Recruiting a fresh perspective
IN A FEW WEEKS, college campuses will empty and thousands of fresh-faced new
graduates will leave academia and head into the work world. For those with degrees in
computer science, engineering, or other information technology-related field, a good
job with any number of companies is theirs for the asking. The question is, what will
win them over? Early feedback from some soon-to-graduated seniors suggests that
companies may be missing the mark when talking to young people about their futures in
One college senior, who asked not to be named, says that recruiters say anything to
get her to sign on with their companies.
"It's nice to be in demand. It's flattering to have these companies more or less
kowtowing at your feet to get you to accept their offer," says the student, a computer
science major at an East Coast university. "But at the same time, I feel like I'm just
fresh meat for businesses to chow on."
The pressure is understandable. With hundreds of thousands of IT jobs vacant in the
United States, attracting and retaining IT personnel is a top priority at most
companies. Without a supply of skilled workers, many companies would experience a
slowdown in their growth and could lose some competitive edge.
"For many companies, [college students are] the only part of the labor pool that's
growing," says Phil Gardner, director of research at Michigan State University Career
Services and Placement. "The labor pool that exists is tapped; we've got such a low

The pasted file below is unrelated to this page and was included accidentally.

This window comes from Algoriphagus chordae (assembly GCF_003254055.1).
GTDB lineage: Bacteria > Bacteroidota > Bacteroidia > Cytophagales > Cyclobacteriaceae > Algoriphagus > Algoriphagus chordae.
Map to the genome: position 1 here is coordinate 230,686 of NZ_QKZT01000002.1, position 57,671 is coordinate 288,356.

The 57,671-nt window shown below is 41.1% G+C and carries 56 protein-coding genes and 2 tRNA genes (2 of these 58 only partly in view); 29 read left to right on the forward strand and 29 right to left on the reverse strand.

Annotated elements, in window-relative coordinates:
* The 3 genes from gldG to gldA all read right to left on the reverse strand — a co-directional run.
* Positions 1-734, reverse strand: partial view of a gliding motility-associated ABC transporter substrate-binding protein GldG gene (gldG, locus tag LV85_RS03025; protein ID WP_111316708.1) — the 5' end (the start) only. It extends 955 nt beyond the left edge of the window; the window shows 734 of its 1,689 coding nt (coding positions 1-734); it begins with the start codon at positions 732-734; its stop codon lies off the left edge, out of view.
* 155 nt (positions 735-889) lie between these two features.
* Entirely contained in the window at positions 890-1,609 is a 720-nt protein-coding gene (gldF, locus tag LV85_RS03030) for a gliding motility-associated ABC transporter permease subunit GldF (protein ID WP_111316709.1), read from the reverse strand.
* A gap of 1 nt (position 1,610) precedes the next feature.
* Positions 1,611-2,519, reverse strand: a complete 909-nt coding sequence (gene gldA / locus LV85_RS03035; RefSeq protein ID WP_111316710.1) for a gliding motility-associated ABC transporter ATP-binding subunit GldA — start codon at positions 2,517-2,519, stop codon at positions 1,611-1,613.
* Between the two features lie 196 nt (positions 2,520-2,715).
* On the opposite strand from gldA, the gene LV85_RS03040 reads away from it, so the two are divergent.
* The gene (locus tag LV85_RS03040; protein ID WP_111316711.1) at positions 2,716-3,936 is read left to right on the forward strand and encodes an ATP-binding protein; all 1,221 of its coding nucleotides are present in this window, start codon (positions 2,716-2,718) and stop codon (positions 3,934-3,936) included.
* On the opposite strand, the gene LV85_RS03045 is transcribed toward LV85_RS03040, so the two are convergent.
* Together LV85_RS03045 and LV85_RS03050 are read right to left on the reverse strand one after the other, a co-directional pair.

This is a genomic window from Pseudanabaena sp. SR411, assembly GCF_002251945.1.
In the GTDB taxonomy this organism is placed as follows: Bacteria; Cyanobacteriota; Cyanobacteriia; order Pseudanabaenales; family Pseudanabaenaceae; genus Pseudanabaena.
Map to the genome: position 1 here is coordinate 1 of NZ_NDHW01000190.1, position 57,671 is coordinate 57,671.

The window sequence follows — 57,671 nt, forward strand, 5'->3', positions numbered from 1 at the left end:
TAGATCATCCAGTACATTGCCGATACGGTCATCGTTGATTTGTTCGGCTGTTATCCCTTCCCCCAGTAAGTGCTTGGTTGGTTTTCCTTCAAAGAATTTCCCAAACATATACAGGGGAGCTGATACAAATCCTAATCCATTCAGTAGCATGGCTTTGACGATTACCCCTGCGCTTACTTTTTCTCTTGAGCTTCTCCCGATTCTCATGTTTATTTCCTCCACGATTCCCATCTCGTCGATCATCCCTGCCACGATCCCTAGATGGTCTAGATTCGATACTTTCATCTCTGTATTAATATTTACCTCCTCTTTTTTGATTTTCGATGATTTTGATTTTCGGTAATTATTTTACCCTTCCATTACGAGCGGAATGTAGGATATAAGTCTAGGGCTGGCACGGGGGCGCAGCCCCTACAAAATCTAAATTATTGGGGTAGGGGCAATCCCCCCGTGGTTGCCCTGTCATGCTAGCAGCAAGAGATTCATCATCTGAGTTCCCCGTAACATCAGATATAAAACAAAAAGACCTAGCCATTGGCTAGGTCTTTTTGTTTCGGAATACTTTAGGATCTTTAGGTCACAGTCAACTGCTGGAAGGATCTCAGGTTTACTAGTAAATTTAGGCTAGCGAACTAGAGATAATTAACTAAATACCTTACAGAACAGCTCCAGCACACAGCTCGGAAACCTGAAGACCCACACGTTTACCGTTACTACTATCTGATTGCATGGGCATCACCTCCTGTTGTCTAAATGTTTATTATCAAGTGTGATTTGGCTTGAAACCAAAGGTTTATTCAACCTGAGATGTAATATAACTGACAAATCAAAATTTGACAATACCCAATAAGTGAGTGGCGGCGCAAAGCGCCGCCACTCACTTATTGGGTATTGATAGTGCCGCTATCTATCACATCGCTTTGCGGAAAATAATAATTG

unemployment rate. [Companies are] really ganging up on anything new that's coming
in ... everything else is getting shifted around within the labor market because it's
For graduates, that makes for a job market in which companies are competing
aggressively to hire them. But picking a job after college is an important first step
in their careers, and few young people are going to be pressured into a job that isn't
exactly right for them.
Money isn't everything
Chief among graduating seniors' concerns is finding a good work environment: a
culture, co-workers, and dress code that suits them.
"It's all about where I feel most comfortable," says a student at University of
California, Berkeley. "If I'm going to be working my tail off for a company, I'd like
to be in a relaxed place and comfy clothes because it takes a little pressure off one
part of your life -- some people call it the 'fun factor.' Assuming co-workers are
decent people and the salary is competitive, I would choose the company where I feel
like I fit in. It's one of those things you just 'know' from the first on-site
Graduates are looking for work that is challenging and engaging, where they can
feel a sense of independence, take responsibility, and learn new skills. Others say job
location, a cool boss, and a laid-back atmosphere are key. Of course, money never
"No matter how anybody spends it, money is always a deciding factor," says Brian
Krueger, Webmaster at Collegegrad.ccom and author of College Grad Job Hunter. "But a
lot of times, it's the corporate culture that ends up being just as important. It's not
enough just what the job is; a lot of it has to do with ... the work environment.
Companies have been very savvy about playing to that and giving people different
options and areas of flexibility in that regard."
Tales of Internet billionaires and overnight IPO wealth from stock options have
bloated expectations of new workers. Certainly, salaries for entry-level IT positions
are higher than they've ever been in history. But not every new recruit is looking to
strike it rich. According to MSU's Gartner, young people may not enjoy taking the risks